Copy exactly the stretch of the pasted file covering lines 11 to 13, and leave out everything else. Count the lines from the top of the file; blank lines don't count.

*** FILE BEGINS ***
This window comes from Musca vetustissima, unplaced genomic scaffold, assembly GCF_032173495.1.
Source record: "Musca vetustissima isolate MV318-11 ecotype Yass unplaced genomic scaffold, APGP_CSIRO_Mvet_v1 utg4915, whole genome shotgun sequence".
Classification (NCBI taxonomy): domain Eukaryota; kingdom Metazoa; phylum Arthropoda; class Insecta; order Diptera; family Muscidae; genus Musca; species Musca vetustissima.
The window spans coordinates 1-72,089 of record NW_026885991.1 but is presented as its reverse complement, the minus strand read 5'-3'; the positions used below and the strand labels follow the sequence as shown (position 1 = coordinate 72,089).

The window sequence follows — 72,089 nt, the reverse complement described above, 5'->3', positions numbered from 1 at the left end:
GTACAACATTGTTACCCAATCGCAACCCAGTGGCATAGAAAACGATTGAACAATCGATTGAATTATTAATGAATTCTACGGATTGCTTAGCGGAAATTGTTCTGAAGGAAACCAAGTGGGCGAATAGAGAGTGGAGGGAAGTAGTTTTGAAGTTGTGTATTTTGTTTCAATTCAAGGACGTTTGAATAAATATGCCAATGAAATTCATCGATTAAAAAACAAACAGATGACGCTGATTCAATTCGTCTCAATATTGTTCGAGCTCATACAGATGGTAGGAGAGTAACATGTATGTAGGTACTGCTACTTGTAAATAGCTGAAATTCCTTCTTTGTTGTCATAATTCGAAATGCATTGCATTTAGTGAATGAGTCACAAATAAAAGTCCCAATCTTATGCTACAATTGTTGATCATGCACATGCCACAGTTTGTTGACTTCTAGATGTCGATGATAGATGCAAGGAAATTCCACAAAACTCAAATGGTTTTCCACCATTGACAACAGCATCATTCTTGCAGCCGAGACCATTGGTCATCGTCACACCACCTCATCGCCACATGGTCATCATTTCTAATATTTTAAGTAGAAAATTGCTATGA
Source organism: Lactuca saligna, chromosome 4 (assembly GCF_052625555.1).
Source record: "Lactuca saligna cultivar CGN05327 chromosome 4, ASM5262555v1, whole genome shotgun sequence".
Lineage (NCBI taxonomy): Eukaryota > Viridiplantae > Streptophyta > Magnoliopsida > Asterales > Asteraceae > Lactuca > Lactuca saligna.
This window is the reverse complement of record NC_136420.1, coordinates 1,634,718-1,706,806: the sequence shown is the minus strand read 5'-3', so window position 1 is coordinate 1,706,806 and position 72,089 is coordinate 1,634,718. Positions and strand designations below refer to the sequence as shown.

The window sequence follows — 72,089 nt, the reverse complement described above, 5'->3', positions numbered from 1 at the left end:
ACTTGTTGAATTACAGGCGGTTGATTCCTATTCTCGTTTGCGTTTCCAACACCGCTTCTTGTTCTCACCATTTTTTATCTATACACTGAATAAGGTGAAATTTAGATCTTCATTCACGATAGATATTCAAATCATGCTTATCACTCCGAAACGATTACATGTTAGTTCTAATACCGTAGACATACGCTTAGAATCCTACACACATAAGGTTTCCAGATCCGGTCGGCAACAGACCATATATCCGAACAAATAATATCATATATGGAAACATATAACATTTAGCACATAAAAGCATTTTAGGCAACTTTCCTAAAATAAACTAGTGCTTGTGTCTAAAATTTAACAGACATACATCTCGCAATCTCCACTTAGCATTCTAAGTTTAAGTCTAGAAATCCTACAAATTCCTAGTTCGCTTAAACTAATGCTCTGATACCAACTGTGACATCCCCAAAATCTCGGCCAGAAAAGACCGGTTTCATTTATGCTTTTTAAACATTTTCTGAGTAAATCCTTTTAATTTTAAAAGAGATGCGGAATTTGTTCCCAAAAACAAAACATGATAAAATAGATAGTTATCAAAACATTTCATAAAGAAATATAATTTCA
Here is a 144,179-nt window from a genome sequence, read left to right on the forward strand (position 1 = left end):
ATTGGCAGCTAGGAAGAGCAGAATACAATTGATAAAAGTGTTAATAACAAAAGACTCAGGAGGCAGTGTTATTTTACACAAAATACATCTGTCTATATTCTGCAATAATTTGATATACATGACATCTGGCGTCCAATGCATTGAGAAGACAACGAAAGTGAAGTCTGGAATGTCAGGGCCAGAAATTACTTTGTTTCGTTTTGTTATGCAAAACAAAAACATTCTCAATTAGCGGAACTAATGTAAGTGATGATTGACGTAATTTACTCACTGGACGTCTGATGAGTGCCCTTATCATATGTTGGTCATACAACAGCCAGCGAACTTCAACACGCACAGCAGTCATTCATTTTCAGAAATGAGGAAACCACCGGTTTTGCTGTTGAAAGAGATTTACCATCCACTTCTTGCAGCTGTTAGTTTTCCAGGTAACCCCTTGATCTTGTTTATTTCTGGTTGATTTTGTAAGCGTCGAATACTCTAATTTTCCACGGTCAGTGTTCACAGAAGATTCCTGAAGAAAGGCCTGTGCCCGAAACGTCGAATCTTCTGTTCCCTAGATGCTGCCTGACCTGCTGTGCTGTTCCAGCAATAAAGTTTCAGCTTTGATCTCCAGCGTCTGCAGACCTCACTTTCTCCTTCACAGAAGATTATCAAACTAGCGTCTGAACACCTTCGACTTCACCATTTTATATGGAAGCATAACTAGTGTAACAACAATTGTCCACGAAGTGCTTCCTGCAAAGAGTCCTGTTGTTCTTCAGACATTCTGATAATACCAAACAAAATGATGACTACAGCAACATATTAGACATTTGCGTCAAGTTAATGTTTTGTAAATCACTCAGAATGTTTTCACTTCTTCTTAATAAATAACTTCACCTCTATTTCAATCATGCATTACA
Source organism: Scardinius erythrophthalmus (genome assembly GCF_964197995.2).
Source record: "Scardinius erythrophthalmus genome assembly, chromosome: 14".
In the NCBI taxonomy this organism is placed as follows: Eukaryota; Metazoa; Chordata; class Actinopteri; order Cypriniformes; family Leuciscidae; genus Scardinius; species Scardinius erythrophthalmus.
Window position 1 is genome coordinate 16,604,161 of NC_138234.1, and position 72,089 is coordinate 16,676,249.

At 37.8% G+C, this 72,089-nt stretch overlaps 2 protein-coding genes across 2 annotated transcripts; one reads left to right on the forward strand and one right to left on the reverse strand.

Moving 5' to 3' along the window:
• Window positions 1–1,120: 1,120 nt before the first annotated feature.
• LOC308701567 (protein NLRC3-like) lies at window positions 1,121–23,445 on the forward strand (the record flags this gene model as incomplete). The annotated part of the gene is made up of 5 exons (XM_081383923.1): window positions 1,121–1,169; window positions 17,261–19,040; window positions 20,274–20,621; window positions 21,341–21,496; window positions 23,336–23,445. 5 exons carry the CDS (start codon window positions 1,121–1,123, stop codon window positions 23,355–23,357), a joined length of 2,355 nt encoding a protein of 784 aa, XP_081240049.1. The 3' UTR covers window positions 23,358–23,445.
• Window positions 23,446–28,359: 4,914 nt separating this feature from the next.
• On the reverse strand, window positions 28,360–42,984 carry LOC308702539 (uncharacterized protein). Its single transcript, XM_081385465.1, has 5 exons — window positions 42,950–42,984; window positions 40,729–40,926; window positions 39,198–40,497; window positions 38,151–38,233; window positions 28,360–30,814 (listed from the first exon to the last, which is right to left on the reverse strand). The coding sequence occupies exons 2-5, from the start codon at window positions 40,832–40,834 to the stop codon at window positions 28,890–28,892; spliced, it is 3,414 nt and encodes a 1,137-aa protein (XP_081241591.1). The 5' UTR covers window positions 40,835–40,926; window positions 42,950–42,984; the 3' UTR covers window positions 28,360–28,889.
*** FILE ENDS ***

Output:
The window sequence follows — 72,089 nt, the reverse complement described above, 5'->3', positions numbered from 1 at the left end:
ACTTGTTGAATTACAGGCGGTTGATTCCTATTCTCGTTTGCGTTTCCAACACCGCTTCTTGTTCTCACCATTTTTTATCTATACACTGAATAAGGTGAAATTTAGATCTTCATTCACGATAGATATTCAAATCATGCTTATCACTCCGAAACGATTACATGTTAGTTCTAATACCGTAGACATACGCTTAGAATCCTACACACATAAGGTTTCCAGATCCGGTCGGCAACAGACCATATATCCGAACAAATAATATCATATATGGAAACATATAACATTTAGCACATAAAAGCATTTTAGGCAACTTTCCTAAAATAAACTAGTGCTTGTGTCTAAAATTTAACAGACATACATCTCGCAATCTCCACTTAGCATTCTAAGTTTAAGTCTAGAAATCCTACAAATTCCTAGTTCGCTTAAACTAATGCTCTGATACCAACTGTGACATCCCCAAAATCTCGGCCAGAAAAGACCGGTTTCATTTATGCTTTTTAAACATTTTCTGAGTAAATCCTTTTAATTTTAAAAGAGATGCGGAATTTGTTCCCAAAAACAAAACATGATAAAATAGATAGTTATCAAAACATTTCATAAAGAAATATAATTTCA
Here is a 144,179-nt window from a genome sequence, read left to right on the forward strand (position 1 = left end):